Exhibition: Richard Hamilton â€“ Modern Moral Matters, Serpentine Gallery, London, until April 25 2010
More than 50 years since Pop Art began, it is a 1960s aphorism which best explains the varying effects in this show. Marshall McLuhan may have coined the phrase, but it is Richard Hamilton who really demonstrates the adage that “the medium is the message.”
In his Swingeing London series, he blows up and recreates a newspaper photo until it becomes an icon. Ten versions fill one of the Serpentine’s galleries and the repetition is Warholian, but no two are executed in the same way.
Across the series, Hamilton paints with oils, acrylic, watercolour and gouache. He draws with pencil and pastels. He screen-prints, etches, photo-engraves, die-stamps, embosses and prints using aquatint. He makes stencils and collage.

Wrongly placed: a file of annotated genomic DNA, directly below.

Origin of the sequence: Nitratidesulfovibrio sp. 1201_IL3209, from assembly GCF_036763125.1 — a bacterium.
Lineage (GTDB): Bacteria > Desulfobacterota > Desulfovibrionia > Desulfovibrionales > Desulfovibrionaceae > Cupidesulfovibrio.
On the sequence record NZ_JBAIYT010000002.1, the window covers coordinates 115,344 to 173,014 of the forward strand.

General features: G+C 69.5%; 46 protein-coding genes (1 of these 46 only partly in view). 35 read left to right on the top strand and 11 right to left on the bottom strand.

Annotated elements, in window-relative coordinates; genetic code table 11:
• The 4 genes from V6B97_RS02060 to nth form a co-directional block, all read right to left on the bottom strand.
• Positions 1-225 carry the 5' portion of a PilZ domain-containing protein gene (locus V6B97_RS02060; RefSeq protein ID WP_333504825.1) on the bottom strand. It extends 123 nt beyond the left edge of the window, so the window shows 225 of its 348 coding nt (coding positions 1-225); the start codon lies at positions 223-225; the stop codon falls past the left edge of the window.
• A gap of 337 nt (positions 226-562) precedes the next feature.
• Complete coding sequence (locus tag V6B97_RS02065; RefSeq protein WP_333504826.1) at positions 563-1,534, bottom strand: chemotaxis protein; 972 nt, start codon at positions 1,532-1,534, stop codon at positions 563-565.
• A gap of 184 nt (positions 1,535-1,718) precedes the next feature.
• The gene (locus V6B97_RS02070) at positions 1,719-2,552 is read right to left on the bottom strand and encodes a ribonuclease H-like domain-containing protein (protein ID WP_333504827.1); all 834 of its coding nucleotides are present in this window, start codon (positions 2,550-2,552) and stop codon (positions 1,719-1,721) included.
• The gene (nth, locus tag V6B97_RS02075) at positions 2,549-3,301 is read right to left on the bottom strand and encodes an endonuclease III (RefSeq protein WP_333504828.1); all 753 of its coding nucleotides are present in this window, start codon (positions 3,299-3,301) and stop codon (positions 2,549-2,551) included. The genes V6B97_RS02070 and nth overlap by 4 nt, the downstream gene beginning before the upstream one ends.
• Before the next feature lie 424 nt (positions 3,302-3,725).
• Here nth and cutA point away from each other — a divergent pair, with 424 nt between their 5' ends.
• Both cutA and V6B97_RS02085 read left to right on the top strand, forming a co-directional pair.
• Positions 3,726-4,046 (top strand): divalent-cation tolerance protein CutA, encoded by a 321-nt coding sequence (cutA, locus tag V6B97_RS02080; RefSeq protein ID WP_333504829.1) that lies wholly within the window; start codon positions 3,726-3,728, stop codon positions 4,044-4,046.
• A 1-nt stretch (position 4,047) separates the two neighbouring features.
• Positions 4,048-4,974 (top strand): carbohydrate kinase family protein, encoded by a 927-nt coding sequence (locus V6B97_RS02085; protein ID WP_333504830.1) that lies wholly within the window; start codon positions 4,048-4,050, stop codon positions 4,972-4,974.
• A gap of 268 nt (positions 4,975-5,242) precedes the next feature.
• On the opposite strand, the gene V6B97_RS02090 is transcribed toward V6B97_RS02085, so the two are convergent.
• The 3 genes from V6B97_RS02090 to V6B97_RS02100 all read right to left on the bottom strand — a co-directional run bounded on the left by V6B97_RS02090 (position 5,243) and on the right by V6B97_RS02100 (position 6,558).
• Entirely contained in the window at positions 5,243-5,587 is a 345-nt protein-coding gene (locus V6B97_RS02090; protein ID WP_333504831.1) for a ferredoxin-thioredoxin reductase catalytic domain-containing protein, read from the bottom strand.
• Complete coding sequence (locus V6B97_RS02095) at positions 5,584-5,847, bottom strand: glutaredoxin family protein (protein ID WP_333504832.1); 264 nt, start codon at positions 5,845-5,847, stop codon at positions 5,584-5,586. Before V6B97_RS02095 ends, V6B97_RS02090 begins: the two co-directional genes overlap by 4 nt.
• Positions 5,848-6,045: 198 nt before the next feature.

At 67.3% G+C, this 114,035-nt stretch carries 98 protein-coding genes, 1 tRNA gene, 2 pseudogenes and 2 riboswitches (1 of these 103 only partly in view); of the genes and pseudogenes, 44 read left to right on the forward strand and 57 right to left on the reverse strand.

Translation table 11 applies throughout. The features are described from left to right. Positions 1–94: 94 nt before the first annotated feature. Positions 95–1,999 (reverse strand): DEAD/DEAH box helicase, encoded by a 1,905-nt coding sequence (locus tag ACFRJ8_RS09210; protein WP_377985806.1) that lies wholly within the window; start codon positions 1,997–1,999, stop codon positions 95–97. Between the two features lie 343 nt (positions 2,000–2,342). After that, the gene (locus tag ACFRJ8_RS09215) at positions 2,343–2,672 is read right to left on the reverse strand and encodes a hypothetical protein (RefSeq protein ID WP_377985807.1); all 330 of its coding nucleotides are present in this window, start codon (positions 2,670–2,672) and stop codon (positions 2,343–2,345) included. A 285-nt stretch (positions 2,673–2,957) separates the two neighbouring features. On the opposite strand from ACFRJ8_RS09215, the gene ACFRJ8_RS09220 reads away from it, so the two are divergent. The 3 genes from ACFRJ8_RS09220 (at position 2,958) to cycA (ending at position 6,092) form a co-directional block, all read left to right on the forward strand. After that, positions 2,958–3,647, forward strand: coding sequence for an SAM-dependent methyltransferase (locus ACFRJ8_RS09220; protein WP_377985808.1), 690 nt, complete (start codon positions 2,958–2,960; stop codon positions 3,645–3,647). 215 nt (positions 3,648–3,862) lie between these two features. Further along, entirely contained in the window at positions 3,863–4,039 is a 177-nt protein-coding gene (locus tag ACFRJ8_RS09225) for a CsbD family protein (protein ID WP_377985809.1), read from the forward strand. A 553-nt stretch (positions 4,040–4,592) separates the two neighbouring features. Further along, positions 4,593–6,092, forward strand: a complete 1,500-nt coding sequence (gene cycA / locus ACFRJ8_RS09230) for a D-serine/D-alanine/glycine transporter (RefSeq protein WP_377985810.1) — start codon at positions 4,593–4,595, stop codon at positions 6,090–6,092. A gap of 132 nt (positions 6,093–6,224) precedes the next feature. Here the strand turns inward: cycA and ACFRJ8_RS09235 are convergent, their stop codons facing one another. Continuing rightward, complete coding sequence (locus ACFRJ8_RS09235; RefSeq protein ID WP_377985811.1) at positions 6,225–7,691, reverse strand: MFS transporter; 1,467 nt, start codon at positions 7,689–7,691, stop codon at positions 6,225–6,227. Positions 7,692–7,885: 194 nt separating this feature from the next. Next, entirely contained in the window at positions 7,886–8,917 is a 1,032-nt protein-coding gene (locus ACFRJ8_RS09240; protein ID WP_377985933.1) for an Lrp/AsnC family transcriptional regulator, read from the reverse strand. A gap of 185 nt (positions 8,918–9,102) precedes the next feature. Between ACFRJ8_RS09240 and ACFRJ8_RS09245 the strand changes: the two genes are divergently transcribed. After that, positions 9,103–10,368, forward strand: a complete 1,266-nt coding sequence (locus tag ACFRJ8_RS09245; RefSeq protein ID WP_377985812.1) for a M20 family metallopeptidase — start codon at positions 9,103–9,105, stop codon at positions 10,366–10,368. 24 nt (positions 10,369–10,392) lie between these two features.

So in at least ten different ways we see a transfiguration of the arrest of Mick Jagger and Hamilton’s friend Robert Fraser into art. Press cuttings make up a nearby Swingeing London poster and evoke the labyrinthine narrative of the event.
Elsewhere he borrows the conventions of the triptych to sanctify three protagonists in the Northern Irish conflict.
Central to this piece is The Citizen, in which a long-haired hunger striker appears both Christ-like and counter-cultural. He too is a painter, as can be seen from the walls of his cell and his well-documented medium is excrement.
Hamilton also does installation. His chilling Treatment Room contains a hospital bed, sink with disinfectant, a reinforced glass window and an environmental control panel.
In lieu of a doctor, a TV shows a reel of interviews with Margaret Thatcher. This time the medium interrogates Thatcherism even as the former Tory leader seems to be treating the viewer.
Recent work by Hamilton, now in his late 80s, takes the form of digital printing onto canvas. These are the most direct works in a highly political show.
Each makes a simple point: Israel is crushing Palestine; in its coverage of the Gulf war, the media has blood on its hands; and Tony Blair fancied himself as a bit of a gunslinger.
But perhaps the real message is around the all-pervasiveness of virtual realities and advertising techniques in the visual realm. The canvas is all but invisible behind the full bleed image.
Written for Culture24.